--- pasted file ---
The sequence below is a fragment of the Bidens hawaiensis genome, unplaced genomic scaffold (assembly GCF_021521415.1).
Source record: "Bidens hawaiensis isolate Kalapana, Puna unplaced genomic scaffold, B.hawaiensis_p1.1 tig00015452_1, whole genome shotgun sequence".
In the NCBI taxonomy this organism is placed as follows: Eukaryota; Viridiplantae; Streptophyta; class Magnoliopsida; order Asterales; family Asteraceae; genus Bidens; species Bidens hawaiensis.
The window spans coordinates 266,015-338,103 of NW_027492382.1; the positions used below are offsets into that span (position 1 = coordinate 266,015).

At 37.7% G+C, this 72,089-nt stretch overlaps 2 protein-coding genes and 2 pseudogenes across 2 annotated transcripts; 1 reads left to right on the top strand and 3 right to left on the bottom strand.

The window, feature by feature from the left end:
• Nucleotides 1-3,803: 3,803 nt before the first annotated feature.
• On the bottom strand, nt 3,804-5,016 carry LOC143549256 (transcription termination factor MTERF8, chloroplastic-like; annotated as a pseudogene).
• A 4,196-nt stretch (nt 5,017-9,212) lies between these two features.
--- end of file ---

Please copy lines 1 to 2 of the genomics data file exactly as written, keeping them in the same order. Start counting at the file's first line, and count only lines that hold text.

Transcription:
The sequence below is a fragment of the Bidens hawaiensis genome, unplaced genomic scaffold (assembly GCF_021521415.1).
Source record: "Bidens hawaiensis isolate Kalapana, Puna unplaced genomic scaffold, B.hawaiensis_p1.1 tig00015452_1, whole genome shotgun sequence".